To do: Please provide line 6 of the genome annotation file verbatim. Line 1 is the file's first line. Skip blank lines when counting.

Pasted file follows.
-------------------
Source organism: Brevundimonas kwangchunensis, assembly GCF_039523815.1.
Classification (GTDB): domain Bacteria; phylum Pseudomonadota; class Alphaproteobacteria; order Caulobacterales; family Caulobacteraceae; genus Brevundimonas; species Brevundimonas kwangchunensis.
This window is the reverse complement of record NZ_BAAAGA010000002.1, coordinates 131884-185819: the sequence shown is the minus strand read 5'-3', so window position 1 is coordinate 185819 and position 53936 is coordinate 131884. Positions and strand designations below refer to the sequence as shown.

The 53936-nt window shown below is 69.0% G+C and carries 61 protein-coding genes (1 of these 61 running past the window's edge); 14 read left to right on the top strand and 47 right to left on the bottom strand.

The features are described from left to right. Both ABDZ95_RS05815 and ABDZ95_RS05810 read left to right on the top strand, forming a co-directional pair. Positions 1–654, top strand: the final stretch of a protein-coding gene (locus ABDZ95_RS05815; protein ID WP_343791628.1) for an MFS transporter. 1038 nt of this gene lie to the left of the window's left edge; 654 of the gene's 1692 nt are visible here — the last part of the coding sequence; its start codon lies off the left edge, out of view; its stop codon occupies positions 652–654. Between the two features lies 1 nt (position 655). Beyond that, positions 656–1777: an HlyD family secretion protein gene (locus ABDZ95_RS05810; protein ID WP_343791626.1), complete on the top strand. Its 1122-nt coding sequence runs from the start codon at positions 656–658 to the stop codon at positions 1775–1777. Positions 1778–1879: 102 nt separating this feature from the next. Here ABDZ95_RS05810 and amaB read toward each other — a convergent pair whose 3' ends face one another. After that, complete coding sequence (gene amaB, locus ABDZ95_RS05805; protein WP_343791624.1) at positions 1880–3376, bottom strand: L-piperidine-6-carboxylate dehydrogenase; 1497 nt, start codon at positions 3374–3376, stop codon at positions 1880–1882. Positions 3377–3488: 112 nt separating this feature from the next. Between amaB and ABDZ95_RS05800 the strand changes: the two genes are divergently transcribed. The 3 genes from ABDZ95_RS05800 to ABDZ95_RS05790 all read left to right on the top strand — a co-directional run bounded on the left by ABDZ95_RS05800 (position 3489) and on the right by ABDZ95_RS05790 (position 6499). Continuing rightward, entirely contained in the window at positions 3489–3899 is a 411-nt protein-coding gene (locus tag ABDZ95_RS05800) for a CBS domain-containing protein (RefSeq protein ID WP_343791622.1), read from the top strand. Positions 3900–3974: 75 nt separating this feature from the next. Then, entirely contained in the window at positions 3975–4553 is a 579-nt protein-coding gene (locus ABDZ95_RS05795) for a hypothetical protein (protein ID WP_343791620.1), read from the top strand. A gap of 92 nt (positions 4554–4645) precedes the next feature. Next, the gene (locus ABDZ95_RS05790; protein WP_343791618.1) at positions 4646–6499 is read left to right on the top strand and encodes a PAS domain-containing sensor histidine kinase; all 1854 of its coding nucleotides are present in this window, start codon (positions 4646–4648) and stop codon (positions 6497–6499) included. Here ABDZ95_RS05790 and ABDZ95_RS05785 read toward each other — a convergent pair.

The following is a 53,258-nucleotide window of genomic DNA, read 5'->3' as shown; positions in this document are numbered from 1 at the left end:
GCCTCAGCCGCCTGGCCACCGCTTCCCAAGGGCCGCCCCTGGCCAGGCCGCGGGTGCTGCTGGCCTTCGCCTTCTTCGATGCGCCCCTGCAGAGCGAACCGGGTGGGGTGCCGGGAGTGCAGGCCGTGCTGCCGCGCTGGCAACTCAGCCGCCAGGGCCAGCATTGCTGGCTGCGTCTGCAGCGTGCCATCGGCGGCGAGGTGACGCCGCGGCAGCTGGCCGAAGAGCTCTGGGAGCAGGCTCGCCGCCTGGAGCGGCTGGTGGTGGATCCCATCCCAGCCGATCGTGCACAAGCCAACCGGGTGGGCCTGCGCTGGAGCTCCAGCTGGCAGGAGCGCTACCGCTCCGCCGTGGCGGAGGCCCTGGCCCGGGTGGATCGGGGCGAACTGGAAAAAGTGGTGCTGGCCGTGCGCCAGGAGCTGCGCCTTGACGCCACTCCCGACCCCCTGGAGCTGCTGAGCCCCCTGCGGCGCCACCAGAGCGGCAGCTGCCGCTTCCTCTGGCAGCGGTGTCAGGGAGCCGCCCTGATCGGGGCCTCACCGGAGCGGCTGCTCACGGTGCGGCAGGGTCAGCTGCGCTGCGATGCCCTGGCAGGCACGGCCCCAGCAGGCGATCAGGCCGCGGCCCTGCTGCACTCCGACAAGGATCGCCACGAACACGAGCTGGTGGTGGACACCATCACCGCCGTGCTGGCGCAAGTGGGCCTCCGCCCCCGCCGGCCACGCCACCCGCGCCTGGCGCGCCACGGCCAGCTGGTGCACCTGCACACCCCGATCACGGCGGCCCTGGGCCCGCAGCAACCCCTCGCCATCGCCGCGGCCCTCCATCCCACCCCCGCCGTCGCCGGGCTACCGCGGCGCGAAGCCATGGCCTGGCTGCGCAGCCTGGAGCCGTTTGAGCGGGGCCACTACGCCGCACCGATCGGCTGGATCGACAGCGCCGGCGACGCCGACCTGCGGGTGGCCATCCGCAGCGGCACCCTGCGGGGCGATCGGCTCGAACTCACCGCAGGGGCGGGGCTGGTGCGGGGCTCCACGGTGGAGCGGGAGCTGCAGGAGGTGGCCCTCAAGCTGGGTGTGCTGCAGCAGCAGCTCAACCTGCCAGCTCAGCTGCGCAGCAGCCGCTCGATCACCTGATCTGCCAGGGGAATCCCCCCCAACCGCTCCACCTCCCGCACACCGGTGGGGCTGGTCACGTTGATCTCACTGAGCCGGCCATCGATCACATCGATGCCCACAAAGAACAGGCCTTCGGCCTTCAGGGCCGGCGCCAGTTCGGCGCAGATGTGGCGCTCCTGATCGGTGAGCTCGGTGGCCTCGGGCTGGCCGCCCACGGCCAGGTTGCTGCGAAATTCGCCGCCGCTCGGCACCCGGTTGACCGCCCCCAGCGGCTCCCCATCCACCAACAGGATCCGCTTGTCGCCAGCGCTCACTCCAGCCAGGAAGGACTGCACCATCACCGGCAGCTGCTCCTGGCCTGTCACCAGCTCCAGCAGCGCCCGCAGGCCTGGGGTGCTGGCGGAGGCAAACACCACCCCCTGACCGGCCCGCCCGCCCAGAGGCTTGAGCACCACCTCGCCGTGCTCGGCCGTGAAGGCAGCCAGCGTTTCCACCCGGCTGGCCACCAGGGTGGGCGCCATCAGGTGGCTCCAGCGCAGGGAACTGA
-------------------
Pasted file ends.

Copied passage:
The following is a 53,258-nucleotide window of genomic DNA, read 5'->3' as shown; positions in this document are numbered from 1 at the left end: